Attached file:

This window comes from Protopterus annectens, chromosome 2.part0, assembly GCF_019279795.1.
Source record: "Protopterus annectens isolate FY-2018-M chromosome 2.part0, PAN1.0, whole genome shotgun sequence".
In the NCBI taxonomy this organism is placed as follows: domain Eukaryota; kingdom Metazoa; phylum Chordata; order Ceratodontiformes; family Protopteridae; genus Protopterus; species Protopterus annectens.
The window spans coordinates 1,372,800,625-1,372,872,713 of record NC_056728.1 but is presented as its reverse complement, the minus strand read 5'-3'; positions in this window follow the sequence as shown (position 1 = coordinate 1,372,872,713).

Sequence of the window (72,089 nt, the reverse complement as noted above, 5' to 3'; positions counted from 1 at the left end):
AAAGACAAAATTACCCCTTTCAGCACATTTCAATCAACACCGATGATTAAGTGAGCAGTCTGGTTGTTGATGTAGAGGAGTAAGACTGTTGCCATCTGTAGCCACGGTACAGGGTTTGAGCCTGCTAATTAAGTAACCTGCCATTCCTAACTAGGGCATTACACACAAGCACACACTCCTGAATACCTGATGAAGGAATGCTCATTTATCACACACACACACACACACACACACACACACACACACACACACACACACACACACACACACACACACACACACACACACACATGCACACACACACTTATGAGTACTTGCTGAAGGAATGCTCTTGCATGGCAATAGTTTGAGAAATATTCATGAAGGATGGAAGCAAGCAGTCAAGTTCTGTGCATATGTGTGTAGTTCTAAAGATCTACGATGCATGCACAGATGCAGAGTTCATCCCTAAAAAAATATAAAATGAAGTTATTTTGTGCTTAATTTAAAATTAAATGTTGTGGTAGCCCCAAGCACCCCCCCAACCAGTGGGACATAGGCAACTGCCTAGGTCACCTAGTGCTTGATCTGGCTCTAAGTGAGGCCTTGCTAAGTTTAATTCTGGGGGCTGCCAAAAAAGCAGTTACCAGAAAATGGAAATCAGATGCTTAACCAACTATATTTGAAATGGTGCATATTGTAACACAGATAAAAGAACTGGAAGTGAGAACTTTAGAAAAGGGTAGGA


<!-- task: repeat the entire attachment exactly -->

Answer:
This window comes from Protopterus annectens, chromosome 2.part0, assembly GCF_019279795.1.
Source record: "Protopterus annectens isolate FY-2018-M chromosome 2.part0, PAN1.0, whole genome shotgun sequence".
In the NCBI taxonomy this organism is placed as follows: domain Eukaryota; kingdom Metazoa; phylum Chordata; order Ceratodontiformes; family Protopteridae; genus Protopterus; species Protopterus annectens.
The window spans coordinates 1,372,800,625-1,372,872,713 of record NC_056728.1 but is presented as its reverse complement, the minus strand read 5'-3'; positions in this window follow the sequence as shown (position 1 = coordinate 1,372,872,713).

Sequence of the window (72,089 nt, the reverse complement as noted above, 5' to 3'; positions counted from 1 at the left end):
AAAGACAAAATTACCCCTTTCAGCACATTTCAATCAACACCGATGATTAAGTGAGCAGTCTGGTTGTTGATGTAGAGGAGTAAGACTGTTGCCATCTGTAGCCACGGTACAGGGTTTGAGCCTGCTAATTAAGTAACCTGCCATTCCTAACTAGGGCATTACACACAAGCACACACTCCTGAATACCTGATGAAGGAATGCTCATTTATCACACACACACACACACACACACACACACACACACACACACACACACACACACACACACACACACACACACACACACACACATGCACACACACACTTATGAGTACTTGCTGAAGGAATGCTCTTGCATGGCAATAGTTTGAGAAATATTCATGAAGGATGGAAGCAAGCAGTCAAGTTCTGTGCATATGTGTGTAGTTCTAAAGATCTACGATGCATGCACAGATGCAGAGTTCATCCCTAAAAAAATATAAAATGAAGTTATTTTGTGCTTAATTTAAAATTAAATGTTGTGGTAGCCCCAAGCACCCCCCCAACCAGTGGGACATAGGCAACTGCCTAGGTCACCTAGTGCTTGATCTGGCTCTAAGTGAGGCCTTGCTAAGTTTAATTCTGGGGGCTGCCAAAAAAGCAGTTACCAGAAAATGGAAATCAGATGCTTAACCAACTATATTTGAAATGGTGCATATTGTAACACAGATAAAAGAACTGGAAGTGAGAACTTTAGAAAAGGGTAGGA